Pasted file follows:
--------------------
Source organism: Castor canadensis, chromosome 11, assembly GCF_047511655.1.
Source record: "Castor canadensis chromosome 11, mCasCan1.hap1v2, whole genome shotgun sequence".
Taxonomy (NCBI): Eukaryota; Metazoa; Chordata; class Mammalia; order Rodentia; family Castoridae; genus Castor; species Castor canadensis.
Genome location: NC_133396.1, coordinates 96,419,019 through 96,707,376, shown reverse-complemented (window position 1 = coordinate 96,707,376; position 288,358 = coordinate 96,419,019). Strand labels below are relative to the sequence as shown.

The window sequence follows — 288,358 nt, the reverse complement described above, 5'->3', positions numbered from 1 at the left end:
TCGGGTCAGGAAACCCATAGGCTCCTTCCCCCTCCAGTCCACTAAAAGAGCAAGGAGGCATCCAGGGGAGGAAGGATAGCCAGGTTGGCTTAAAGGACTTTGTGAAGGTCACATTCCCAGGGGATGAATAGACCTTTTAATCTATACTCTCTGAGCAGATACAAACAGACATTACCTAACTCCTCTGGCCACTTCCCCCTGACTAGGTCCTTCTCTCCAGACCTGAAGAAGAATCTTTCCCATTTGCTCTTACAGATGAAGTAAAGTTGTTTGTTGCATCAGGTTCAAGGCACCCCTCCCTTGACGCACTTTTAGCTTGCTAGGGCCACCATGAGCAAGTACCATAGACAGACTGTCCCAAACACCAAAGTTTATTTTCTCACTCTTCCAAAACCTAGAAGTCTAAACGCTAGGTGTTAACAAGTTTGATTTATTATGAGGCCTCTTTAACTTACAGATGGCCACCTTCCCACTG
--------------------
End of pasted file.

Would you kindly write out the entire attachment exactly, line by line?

Source organism: Castor canadensis, chromosome 11, assembly GCF_047511655.1.
Source record: "Castor canadensis chromosome 11, mCasCan1.hap1v2, whole genome shotgun sequence".
Taxonomy (NCBI): Eukaryota; Metazoa; Chordata; class Mammalia; order Rodentia; family Castoridae; genus Castor; species Castor canadensis.
Genome location: NC_133396.1, coordinates 96,419,019 through 96,707,376, shown reverse-complemented (window position 1 = coordinate 96,707,376; position 288,358 = coordinate 96,419,019). Strand labels below are relative to the sequence as shown.

The window sequence follows — 288,358 nt, the reverse complement described above, 5'->3', positions numbered from 1 at the left end:
TCGGGTCAGGAAACCCATAGGCTCCTTCCCCCTCCAGTCCACTAAAAGAGCAAGGAGGCATCCAGGGGAGGAAGGATAGCCAGGTTGGCTTAAAGGACTTTGTGAAGGTCACATTCCCAGGGGATGAATAGACCTTTTAATCTATACTCTCTGAGCAGATACAAACAGACATTACCTAACTCCTCTGGCCACTTCCCCCTGACTAGGTCCTTCTCTCCAGACCTGAAGAAGAATCTTTCCCATTTGCTCTTACAGATGAAGTAAAGTTGTTTGTTGCATCAGGTTCAAGGCACCCCTCCCTTGACGCACTTTTAGCTTGCTAGGGCCACCATGAGCAAGTACCATAGACAGACTGTCCCAAACACCAAAGTTTATTTTCTCACTCTTCCAAAACCTAGAAGTCTAAACGCTAGGTGTTAACAAGTTTGATTTATTATGAGGCCTCTTTAACTTACAGATGGCCACCTTCCCACTG